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|Title:||Who are we responsible to? Locals' tales of volunteer tourism|
Geographies of care and responsibility
|Source:||Sin, H.L. (2010-11). Who are we responsible to? Locals' tales of volunteer tourism. Geoforum 41 (6) : 983-992. ScholarBank@NUS Repository. https://doi.org/10.1016/j.geoforum.2010.08.007|
|Abstract:||Existing studies have often suggested that volunteer tourism, with strong overtones of " social" , " justice" and " pro-poor" tourism, has the capacity to bring about positive impacts to local communities in host destinations. Wearing, for example, advocates volunteer tourism " as a development strategy leading to sustainable development and centering the convergence of natural resource qualities, locals and the visitors that all benefit from tourism activity" (Wearing, 2001: p. 12). Indeed, underlying assumptions in volunteer tourism suggest that it is a form of tourism that allows the empowering of locals in host-communities, and when compared to conventional modes of tourism, volunteer tourism allows cultural interaction and understanding to be developed between hosts and tourists in the longer period and more intimate form of contact. This, together with very direct and tangible outcomes of volunteer projects, appears to put in place a platform where locals and tourists both have the power to actively negotiate their identities and relations with each other.However, despite these deep-seated assumptions about the positive value in volunteer tourism, little empirical research has been conducted to assess the situation on the ground. Existing literature is largely centered on the volunteer tourist, with little works directly regarding the perspectives of host-communities. This places much uncertainty on whether the assumed benefits of volunteer tourism are indeed realized. Adopting a geographical approach, this paper begins with a review of existing discussions on the geographies of care and responsibility, and its intersections with literature on responsible tourism (of which volunteer tourism is often seen to be a part of). Opinions re-presented in this paper are based on interviews with 14 respondents in Cambodia (including local Cambodians, non-government organizations' (NGO) and missionary workers that have previously hosted volunteer tourists in Cambodia. This paper thus explores both positive and negative opinions of volunteer tourism from the perspective of host-communities, and endeavors to contribute a balanced discussion to the limited literature regarding host-communities' perspectives in tourism development. © 2010 Elsevier Ltd.|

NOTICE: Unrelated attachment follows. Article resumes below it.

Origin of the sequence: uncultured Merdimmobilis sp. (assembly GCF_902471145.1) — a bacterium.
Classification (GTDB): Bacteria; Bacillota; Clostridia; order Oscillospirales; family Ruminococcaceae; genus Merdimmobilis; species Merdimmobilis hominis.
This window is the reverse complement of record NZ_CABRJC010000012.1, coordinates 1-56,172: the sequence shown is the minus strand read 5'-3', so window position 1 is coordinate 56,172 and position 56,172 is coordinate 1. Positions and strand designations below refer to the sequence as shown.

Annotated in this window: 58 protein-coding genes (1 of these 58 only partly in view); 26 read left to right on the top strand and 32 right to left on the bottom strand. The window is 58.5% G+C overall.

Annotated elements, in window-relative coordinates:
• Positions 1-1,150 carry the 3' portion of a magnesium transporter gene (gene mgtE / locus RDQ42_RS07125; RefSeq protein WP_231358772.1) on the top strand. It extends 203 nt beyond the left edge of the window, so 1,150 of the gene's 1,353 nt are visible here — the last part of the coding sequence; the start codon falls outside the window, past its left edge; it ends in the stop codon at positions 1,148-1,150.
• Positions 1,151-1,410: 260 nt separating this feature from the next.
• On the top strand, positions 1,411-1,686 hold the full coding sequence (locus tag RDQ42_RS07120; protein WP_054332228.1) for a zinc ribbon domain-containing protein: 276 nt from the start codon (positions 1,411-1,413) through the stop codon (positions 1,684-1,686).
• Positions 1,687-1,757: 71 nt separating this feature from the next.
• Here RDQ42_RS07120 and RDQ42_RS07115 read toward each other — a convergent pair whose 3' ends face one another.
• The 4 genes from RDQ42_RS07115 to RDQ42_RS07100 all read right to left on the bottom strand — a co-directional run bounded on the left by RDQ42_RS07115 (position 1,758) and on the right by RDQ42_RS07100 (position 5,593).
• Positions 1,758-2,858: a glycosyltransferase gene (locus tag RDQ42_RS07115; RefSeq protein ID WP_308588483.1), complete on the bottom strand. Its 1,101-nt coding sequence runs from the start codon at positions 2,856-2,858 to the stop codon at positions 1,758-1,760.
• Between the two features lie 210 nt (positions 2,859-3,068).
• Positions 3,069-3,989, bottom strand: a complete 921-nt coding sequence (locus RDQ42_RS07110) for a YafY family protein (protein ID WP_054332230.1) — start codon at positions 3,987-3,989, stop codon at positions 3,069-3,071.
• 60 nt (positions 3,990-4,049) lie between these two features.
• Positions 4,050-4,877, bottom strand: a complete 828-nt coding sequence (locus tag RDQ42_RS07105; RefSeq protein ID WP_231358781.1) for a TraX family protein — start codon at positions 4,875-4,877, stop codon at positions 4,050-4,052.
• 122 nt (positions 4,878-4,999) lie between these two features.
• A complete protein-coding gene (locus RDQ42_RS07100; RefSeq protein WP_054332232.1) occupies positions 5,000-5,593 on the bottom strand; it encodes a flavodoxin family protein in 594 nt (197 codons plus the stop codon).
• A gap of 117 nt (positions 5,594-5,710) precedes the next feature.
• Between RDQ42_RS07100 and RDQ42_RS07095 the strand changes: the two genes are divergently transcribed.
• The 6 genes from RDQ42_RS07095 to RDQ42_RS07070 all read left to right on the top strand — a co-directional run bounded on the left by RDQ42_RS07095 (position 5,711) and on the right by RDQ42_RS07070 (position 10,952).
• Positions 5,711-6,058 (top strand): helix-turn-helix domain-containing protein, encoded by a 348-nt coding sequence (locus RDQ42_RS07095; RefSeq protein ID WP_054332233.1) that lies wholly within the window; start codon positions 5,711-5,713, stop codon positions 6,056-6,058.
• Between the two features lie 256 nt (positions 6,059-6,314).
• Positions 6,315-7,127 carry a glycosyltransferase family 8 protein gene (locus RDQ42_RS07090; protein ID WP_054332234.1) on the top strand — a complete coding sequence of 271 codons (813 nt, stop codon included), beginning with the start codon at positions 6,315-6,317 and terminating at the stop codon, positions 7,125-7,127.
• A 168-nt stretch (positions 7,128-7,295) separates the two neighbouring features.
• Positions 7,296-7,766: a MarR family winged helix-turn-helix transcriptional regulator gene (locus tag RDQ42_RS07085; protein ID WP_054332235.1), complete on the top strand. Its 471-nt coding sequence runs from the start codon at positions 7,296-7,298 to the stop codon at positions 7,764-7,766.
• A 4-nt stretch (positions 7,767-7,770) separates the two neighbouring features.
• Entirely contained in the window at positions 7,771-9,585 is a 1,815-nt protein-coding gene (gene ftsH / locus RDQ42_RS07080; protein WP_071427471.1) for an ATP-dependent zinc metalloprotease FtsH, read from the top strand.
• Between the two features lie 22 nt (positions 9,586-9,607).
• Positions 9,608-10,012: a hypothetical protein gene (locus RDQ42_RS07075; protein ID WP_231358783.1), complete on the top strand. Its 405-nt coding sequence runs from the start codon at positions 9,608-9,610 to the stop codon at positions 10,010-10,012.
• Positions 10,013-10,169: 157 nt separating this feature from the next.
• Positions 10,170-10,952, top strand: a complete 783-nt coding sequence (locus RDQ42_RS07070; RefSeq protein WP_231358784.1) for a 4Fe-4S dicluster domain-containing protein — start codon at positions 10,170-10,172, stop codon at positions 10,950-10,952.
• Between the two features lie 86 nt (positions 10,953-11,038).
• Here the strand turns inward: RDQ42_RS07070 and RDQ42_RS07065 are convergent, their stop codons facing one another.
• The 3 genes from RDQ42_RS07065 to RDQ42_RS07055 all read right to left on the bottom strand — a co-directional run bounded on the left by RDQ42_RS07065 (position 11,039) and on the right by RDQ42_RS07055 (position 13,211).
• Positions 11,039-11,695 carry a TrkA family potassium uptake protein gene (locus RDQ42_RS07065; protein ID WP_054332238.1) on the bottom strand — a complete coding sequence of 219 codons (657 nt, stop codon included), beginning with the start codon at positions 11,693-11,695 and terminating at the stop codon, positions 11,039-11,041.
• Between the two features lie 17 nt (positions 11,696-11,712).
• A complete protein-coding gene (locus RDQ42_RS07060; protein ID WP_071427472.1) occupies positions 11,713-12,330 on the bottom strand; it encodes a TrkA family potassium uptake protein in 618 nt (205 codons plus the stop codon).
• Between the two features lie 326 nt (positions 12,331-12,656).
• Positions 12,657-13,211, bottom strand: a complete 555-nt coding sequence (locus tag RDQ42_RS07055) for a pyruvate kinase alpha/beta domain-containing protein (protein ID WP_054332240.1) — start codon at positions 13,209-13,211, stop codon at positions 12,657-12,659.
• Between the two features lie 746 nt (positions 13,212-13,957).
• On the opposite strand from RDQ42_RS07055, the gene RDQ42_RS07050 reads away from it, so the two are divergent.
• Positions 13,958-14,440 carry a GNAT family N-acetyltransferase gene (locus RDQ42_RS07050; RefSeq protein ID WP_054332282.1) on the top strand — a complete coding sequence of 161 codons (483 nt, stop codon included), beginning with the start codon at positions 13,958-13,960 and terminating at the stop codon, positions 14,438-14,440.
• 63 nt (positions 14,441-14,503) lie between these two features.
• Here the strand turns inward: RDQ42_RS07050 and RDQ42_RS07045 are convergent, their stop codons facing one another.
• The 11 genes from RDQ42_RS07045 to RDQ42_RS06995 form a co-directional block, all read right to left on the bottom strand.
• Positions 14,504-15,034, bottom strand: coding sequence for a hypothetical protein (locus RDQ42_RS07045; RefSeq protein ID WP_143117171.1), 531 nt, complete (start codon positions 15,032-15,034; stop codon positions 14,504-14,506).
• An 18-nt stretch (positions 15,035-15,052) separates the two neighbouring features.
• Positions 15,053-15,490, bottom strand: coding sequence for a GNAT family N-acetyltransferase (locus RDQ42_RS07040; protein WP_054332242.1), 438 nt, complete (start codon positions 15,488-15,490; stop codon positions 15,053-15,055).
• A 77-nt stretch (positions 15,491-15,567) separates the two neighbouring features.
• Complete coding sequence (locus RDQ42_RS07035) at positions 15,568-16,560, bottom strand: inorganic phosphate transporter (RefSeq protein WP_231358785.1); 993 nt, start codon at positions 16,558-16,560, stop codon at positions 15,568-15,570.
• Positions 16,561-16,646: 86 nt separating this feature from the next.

|Appears in Collections:||Staff Publications|
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